Slow Codes

Bill Nelson Click to

Bill Nelson currently lives Wellington, New Zealand. He completed an MA in Creative Writing at the Victoria University Wellington in 2009, where he was awarded the Biggs Poetry Prize. He has been published in New Zealand journals, such as Hue and Cry, Sport, The 4th Floor and Turbine. Currently, he is working on a manuscript of poems that explores the voice and acts of ventriloquism.

There is a hand asleep
under a heavy hip bone.
There is memory of love,
a pip and soft bruises.

I’m not sure how we fit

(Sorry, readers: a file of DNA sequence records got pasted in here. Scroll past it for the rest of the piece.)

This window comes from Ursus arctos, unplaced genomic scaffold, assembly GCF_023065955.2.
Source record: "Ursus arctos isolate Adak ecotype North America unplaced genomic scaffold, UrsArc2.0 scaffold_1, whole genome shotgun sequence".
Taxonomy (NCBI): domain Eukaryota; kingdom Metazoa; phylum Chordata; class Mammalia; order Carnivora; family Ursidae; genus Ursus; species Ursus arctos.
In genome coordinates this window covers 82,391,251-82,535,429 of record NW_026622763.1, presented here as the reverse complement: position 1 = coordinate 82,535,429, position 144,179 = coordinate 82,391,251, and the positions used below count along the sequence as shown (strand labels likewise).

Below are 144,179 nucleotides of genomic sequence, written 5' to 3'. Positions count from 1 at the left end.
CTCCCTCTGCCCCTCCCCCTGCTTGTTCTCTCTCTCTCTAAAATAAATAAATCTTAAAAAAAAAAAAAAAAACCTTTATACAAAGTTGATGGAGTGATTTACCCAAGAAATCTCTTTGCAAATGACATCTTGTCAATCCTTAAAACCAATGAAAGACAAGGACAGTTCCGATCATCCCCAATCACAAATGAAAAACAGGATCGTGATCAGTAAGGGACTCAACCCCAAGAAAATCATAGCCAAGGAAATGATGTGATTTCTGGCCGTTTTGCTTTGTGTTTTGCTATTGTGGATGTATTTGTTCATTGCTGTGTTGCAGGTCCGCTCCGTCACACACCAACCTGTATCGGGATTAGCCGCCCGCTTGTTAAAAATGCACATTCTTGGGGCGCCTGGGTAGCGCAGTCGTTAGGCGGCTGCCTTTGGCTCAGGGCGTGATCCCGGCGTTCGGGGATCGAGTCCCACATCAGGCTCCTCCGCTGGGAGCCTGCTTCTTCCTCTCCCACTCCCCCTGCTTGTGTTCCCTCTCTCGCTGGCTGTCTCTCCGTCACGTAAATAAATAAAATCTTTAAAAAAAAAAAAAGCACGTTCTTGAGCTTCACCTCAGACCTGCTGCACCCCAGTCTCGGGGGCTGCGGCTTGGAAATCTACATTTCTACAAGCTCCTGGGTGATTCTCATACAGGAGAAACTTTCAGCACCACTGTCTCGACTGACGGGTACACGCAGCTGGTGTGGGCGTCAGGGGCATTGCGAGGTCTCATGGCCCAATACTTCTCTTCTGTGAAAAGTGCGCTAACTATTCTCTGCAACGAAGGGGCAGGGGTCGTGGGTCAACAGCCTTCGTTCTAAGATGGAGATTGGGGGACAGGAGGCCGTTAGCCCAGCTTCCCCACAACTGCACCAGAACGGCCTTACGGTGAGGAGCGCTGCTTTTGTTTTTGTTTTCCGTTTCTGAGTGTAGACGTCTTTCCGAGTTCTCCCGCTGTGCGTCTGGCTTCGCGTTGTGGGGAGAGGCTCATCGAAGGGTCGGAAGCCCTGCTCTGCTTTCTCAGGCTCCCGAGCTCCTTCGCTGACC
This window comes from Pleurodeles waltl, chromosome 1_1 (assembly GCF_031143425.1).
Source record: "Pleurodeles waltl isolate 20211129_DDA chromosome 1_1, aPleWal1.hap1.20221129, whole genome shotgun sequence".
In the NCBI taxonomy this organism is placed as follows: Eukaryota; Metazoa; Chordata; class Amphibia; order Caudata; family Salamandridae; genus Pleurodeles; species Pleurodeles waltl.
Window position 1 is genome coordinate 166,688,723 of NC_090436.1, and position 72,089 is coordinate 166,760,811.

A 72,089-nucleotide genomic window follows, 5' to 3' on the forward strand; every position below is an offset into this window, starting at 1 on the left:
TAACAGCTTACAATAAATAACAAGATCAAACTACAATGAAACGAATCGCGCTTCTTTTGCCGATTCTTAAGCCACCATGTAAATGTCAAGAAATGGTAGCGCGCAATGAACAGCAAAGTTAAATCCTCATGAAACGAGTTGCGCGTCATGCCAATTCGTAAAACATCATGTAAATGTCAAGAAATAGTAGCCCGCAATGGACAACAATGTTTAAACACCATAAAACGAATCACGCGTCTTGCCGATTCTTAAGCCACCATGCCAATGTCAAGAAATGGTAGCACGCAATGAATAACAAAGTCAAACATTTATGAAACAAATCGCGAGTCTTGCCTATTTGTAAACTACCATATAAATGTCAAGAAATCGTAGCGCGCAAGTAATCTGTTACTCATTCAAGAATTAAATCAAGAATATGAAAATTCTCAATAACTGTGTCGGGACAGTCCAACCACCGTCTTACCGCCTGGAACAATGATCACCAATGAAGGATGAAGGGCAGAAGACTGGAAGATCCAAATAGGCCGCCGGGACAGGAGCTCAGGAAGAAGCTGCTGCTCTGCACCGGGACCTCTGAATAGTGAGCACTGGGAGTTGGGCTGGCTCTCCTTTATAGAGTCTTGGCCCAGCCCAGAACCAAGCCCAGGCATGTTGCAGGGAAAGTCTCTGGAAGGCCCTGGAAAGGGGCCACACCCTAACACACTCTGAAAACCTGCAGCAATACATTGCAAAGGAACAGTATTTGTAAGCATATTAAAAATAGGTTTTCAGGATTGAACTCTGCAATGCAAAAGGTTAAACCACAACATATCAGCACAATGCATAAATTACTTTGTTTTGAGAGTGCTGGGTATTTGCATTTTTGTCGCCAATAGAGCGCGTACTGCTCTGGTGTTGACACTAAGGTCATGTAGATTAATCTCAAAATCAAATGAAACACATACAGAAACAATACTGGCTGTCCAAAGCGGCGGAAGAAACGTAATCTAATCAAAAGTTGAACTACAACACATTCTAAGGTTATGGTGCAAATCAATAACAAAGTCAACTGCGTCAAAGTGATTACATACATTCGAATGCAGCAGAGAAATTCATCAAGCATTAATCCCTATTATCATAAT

but it seems this dead hand
is my hand, this angular
body is your body.

All night we lie this way
and I am jerked awake
by a bird I can hardly
remember. I pull out

my lifeless arm and drape it
over your shoulder. It’s okay,
you say, as if I have asked
an impossible question.

In a few moments the numb
goes and you drift off
and I’m not sure you ever were
actually here.

The blood gradually returns
to my fingers and the sticky
branches of a spring wind
tap a slow code into the wall.


Note: “Slow Codes” is a poem born and raised in Wellington, a place the New Zealand poet Lauris Edmond once called “the city of action, the world headquarters of the verb.”


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